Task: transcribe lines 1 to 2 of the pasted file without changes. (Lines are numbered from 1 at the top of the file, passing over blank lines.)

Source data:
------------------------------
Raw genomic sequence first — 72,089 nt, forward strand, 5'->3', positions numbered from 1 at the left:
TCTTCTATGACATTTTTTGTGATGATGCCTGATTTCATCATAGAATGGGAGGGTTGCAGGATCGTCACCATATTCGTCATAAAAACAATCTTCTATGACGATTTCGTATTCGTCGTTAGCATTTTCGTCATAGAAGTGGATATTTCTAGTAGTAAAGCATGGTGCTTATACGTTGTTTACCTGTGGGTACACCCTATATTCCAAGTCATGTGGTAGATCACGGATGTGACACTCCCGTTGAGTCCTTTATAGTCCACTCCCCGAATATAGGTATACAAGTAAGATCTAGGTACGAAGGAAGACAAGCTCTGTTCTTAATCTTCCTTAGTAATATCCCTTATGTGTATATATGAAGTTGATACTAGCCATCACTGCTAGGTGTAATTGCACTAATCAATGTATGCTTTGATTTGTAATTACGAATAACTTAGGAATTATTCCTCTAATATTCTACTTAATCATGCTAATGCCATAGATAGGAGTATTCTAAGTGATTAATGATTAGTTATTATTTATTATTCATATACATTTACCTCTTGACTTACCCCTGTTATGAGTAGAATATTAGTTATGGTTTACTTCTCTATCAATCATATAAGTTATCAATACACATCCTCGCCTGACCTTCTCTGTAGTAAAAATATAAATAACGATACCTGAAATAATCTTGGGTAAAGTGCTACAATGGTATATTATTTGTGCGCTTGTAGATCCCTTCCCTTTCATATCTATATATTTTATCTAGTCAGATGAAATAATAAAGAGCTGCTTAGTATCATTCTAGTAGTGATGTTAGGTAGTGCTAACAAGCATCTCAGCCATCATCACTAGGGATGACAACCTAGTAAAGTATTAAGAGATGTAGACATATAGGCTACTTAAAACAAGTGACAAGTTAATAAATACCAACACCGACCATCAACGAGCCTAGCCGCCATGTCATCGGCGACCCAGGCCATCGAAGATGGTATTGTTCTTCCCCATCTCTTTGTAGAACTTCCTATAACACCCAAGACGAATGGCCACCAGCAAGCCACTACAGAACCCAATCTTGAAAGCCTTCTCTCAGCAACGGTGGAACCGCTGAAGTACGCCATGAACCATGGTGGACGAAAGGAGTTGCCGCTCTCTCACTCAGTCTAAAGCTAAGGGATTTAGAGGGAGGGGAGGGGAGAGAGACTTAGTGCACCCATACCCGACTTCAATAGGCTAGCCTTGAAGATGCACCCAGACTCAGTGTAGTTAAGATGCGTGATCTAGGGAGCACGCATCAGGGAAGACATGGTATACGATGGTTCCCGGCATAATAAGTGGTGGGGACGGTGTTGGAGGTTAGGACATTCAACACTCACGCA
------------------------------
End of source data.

Raw genomic sequence first — 72,089 nt, forward strand, 5'->3', positions numbered from 1 at the left:
TCTTCTATGACATTTTTTGTGATGATGCCTGATTTCATCATAGAATGGGAGGGTTGCAGGATCGTCACCATATTCGTCATAAAAACAATCTTCTATGACGATTTCGTATTCGTCGTTAGCATTTTCGTCATAGAAGTGGATATTTCTAGTAGTAAAGCATGGTGCTTATACGTTGTTTACCTGTGGGTACACCCTATATTCCAAGTCATGTGGTAGATCACGGATGTGACACTCCCGTTGAGTCCTTTATAGTCCACTCCCCGAATATAGGTATACAAGTAAGATCTAGGTACGAAGGAAGACAAGCTCTGTTCTTAATCTTCCTTAGTAATATCCCTTATGTGTATATATGAAGTTGATACTAGCCATCACTGCTAGGTGTAATTGCACTAATCAATGTATGCTTTGATTTGTAATTACGAATAACTTAGGAATTATTCCTCTAATATTCTACTTAATCATGCTAATGCCATAGATAGGAGTATTCTAAGTGATTAATGATTAGTTATTATTTATTATTCATATACATTTACCTCTTGACTTACCCCTGTTATGAGTAGAATATTAGTTATGGTTTACTTCTCTATCAATCATATAAGTTATCAATACACATCCTCGCCTGACCTTCTCTGTAGTAAAAATATAAATAACGATACCTGAAATAATCTTGGGTAAAGTGCTACAATGGTATATTATTTGTGCGCTTGTAGATCCCTTCCCTTTCATATCTATATATTTTATCTAGTCAGATGAAATAATAAAGAGCTGCTTAGTATCATTCTAGTAGTGATGTTAGGTAGTGCTAACAAGCATCTCAGCCATCATCACTAGGGATGACAACCTAGTAAAGTATTAAGAGATGTAGACATATAGGCTACTTAAAACAAGTGACAAGTTAATAAATACCAACACCGACCATCAACGAGCCTAGCCGCCATGTCATCGGCGACCCAGGCCATCGAAGATGGTATTGTTCTTCCCCATCTCTTTGTAGAACTTCCTATAACACCCAAGACGAATGGCCACCAGCAAGCCACTACAGAACCCAATCTTGAAAGCCTTCTCTCAGCAACGGTGGAACCGCTGAAGTACGCCATGAACCATGGTGGACGAAAGGAGTTGCCGCTCTCTCACTCAGTCTAAAGCTAAGGGATTTAGAGGGAGGGGAGGGGAGAGAGACTTAGTGCACCCATACCCGACTTCAATAGGCTAGCCTTGAAGATGCACCCAGACTCAGTGTAGTTAAGATGCGTGATCTAGGGAGCACGCATCAGGGAAGACATGGTATACGATGGTTCCCGGCATAATAAGTGGTGGGGACGGTGTTGGAGGTTAGGACATTCAACACTCACGCA